In addition, Berkstresser said with the new rules, instead of placing emphasis on the protection part of the bond, the emphasis goes to the state.
“The state has the responsibility of proving why they believe the person is a threat or will not appear for a summons,” said Berkstresser. “The state has to prove why a bond or a warrant is necessary. Instead of the defendant having to prove, 'Hey I’m not a threat,' or 'I will return,' now it's on the state to prove they are a threat. We have abandoned the idea that someone who has been alleged of a felony is an inherent danger to the community. That premise is what we have existed on since the beginning of our criminal justice in the state of Missouri.”
Berkstresser said the state has the responsibility to show additional facts, outside of the allegations against the defendant. He gave an example if someone has been alleged of beating his wife and was under the influence of alcohol; now, those allegations aren’t enough to get a warrant long term.
"The rule specifically requires in the probable cause statement that you tell why a person will not appear on a summons, so it presumes they are going to get a summons and you have to say why they shouldn’t get a summons," said Berkstresser. "Reasons they wouldn’t get one would be they’re already on probation or parole, they've got other cases pending or they failed to appear in other cases. Law enforcement has 24 hours to compile an investigation to state reasons why a bond or warrant is appropriate.”
Berkstresser said law enforcement will be asked to do the investigation, write the report and examine court records to determine if there is a possibility of a failure to appear. He has been working on a letter to send out to local law enforcement regarding the new rule changes.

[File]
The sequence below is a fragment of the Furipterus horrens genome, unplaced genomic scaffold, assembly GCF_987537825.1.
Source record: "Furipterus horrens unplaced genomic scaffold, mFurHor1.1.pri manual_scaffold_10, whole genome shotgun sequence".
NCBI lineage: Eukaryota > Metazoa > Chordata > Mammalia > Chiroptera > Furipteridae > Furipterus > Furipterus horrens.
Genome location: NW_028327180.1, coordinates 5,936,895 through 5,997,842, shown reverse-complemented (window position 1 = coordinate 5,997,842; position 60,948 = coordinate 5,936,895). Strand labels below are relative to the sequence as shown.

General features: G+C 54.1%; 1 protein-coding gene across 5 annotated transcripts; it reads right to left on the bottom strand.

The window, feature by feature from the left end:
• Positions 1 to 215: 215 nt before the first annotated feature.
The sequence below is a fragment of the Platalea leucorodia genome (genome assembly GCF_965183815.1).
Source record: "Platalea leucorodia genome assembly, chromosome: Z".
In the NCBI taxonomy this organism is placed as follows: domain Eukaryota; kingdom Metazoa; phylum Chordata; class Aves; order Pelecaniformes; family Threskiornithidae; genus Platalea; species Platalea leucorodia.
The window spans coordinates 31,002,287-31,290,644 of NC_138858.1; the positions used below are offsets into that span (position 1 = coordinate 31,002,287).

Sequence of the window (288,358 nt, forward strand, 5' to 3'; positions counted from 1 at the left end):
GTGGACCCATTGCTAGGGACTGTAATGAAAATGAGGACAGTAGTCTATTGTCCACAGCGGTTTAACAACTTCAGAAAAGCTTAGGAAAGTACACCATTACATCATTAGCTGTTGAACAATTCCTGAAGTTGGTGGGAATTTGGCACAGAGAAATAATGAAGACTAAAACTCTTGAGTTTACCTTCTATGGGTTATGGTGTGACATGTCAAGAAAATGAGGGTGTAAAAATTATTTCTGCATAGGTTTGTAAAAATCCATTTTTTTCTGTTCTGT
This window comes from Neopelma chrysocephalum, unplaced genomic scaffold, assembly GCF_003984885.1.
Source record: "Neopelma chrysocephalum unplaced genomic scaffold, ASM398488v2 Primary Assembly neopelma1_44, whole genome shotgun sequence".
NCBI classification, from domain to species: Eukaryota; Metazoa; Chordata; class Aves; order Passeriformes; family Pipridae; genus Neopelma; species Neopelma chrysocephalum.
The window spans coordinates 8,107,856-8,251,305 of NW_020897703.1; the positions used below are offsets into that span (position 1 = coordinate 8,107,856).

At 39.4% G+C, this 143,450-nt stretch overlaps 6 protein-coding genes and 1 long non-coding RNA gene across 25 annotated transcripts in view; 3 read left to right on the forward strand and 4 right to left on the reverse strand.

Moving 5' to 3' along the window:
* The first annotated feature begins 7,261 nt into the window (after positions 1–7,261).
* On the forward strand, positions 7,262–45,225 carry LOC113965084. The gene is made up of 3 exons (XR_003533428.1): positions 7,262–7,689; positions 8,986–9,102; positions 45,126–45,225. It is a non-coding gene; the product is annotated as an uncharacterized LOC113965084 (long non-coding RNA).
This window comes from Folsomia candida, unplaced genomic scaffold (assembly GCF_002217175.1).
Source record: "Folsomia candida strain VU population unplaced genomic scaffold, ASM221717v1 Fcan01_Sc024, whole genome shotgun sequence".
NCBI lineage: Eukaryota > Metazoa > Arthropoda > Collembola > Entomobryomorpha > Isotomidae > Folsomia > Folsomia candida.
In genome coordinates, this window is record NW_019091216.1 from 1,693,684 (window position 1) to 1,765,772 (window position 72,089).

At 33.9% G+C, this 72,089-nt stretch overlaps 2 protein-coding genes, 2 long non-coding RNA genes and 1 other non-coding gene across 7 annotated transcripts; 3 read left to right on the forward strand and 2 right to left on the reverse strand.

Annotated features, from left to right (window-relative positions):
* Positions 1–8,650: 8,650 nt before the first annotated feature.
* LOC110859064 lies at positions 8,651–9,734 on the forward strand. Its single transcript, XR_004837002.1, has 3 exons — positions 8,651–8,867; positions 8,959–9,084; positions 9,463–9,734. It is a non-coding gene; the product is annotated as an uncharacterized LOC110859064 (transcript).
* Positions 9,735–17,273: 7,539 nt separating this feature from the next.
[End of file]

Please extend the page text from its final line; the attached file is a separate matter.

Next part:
"I started trying to identify reasons a person is a danger," said Berkstresser. "I am going to instruct each law enforcement agency to put their number one reason is that probable cause exists to believe this person committed a felony and that we believe they are inherently dangerous because there’s evidence to support the committed a felony."
The changes will also impact local judges, according to Berkstresser, in regards to decisions on bonds and conditions. For as long as he has been a prosecutor, Berkstresser said he will receive a probable cause statement and review it, then make a decision whether or not a summons or a warrant is appropriate. If he believes a warrant is appropriate, he will file an arraignment sheet, which includes if a bond has been requested, how much is on the request and why it has been requested. With the software system they have, Berkstresser said he has easier access to court records and criminal history, where he can look over how many times a person has failed to appear in court or what they have been convicted of in other cases.
"With this information, I can make suggestions to the judge," said Berkstresser. “These are only suggestions, but by in large they follow my suggestions. Now I don’t think I’m able to make any suggestions. I think that I can present suggestions. Before I would suggest an amount and I still think I can suggest stuff, but at this point I think all the decision and genesis of all the decision with regards to bond or not bond and conditions or not conditions, I think are going to fall entirely on the judges. Before judges relied somewhat on the prosecutor to provide information to make those decisions, but now I will be able to provide them a little information. However, I will not be in the same point in the process.”
Berkstresser noted that his job, along with law enforcement, will be responsible for providing information on whether the defendant is a danger to the community or whether they will return for a summons. He added himself, law enforcement and the judges are still doing as much research as they can on the new rules and have a better understanding of them.